Film is clearly an influence, so why did you end up writing for the theatre?

Obviously, I’ve seen a lot of films I’ve enjoyed, but it’s only been seeing things on stage that has made me wonder, could I do that? I remember watching a production of Athol Fugard’s Master Harold… and the Boys several years ago at the Southwark Playhouse’s old venue. At one point, when Master Harold is on the phone, I caught myself looking away. It was as though I had gone to a friend’s house and a big argument had erupted. I was uncomfortable and didn’t want to be there. That would never happen with a film. It’s also an argument in favour of intimate theatrical venues, which give you an experience you can’t get any other way.

Is theatre most effective when it is discomforting?

I think so, yes, absolutely. There has to be something going wrong for the character you’re identifying with. You have to feel – at one step removed – that it’s happening to you, as it were.

Why did you start writing in the first place?

I have to give credit to my wife, Nadine. She knew that I’d wanted to write for the longest time. As an opera singer, she knew about an upcoming competition, the Grimeborn Festival at the Arcola Theatre, which was about alternative opera. She said, ‘Why don’t we do a show about the history of black opera singers, and why don’t you write it?’ It was really a history lesson in the format of a play, but it was theatre of a kind – verbatim theatre. I enjoyed doing it, and it went rather well, so I thought: why not take away the prop of telling a true story and tell something entirely fictional? That was how it started.

Earlier you cited McKee’s description of Hitchcock’s work as high art with populist appeal. Would you define good theatre that way?

I think so, although I wouldn’t want to discourage theatre that doesn’t aim for popular appeal. I just think that theatre that aims for popular appeal doesn’t have to mean selling out or neglecting artistic value.

You tend to focus on small numbers of characters in your work. Is situation drama your preferred style?

The old cliché is that you set a play on the day that someone decides to do something about a situation that’s making them uncomfortable. I probably am drawn to using a small number of characters. I read something recently about how every time a new country joins the EU, it doubles the number of translators they need, because they need to translate between the new language and all the existing languages. It’s like that with a new character – a single extra character potentially doubles all of the existing relationships. If you want to be in-depth and detailed, it’s tempting to write relatively few characters. I think it’s actually more interesting in a way. Going back to Master Harold, you learn so much just by watching a few people. Their relationships tell you so much about their world.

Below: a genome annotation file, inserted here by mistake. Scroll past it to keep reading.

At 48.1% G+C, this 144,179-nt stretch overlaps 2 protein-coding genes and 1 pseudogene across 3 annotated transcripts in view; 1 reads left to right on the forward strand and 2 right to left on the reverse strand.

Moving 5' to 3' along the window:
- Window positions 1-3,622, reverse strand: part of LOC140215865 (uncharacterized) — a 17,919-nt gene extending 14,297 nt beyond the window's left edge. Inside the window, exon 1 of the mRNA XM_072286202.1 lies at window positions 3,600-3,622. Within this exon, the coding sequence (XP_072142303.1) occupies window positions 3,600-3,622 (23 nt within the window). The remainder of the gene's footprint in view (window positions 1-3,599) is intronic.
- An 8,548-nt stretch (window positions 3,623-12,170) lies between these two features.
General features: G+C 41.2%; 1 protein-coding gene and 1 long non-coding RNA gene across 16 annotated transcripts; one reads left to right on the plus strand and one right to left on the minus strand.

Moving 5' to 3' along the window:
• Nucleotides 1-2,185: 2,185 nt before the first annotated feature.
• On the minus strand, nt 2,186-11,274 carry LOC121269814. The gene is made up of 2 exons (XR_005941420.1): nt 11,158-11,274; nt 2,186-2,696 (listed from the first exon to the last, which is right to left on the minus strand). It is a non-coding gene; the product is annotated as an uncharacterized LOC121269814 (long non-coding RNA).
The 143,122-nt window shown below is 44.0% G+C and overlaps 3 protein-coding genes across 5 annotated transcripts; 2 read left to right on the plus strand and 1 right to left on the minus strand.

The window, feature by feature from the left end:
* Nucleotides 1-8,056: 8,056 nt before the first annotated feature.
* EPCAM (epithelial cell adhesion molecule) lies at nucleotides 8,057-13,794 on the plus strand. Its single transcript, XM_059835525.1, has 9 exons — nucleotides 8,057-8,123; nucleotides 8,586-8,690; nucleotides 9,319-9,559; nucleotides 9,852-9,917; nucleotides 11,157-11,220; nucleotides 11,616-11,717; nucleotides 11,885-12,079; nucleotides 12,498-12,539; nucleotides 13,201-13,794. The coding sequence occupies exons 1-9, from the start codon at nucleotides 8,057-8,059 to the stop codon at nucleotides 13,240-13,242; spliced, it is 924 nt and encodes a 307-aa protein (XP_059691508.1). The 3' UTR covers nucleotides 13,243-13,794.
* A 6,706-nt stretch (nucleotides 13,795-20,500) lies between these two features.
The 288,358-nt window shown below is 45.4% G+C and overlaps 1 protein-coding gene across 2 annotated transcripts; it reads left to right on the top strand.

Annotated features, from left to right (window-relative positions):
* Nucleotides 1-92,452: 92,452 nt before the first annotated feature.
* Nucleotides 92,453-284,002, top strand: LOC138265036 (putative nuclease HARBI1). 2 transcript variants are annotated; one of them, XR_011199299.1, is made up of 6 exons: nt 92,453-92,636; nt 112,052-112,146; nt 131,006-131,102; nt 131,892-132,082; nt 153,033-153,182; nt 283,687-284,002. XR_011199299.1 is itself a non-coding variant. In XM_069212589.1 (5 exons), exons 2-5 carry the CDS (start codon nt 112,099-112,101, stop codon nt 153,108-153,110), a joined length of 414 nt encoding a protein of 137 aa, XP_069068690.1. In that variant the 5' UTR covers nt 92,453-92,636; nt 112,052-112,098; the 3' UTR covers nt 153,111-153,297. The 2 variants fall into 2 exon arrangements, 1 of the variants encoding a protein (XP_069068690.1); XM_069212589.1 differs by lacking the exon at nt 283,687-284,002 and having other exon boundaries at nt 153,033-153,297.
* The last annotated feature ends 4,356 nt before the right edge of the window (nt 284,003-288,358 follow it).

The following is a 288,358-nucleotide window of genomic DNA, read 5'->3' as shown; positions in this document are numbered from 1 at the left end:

Is that why the intimate space of the White Bear is a good fit for Trauma?

I love the unpretentiousness of the White Bear. It really is just a theatre above a pub – or behind it, in this case! I love that it’s been there for years; in a part of London you perhaps wouldn’t associate that much with theatre. But it has such a good following and does work of such high quality, like the recent London premiere of John Osborne’s first play, The Devil Inside Him. And yes, the intimacy of the venue was a huge draw. At a certain point in Trauma, there’s a long hypnosis sequence. It’ll be interesting to see it done in that small space. It’ll be almost like it’s happening to the audience rather than just to a character on stage.

So, why should audiences go and see Trauma?

I would hope that I’ve combined the visceral thrill of ‘what happened next?’ with what you get from Mulholland Drive – the very intimate and complex interconnections between the characters’ real lives and their dream and fantasy lives. And I hope I’ve provided characters with real emotional depth. At any rate I can say, having watched them rehearsing, that the director and actors have done an absolutely splendid job with the play.

Trauma is at the White Bear Theatre from 14 November to 1 December. For more information, and tickets, see: http://www.whitebeartheatre.co.uk/productions/

First published by OffWestEnd.com

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Posted in: Interviews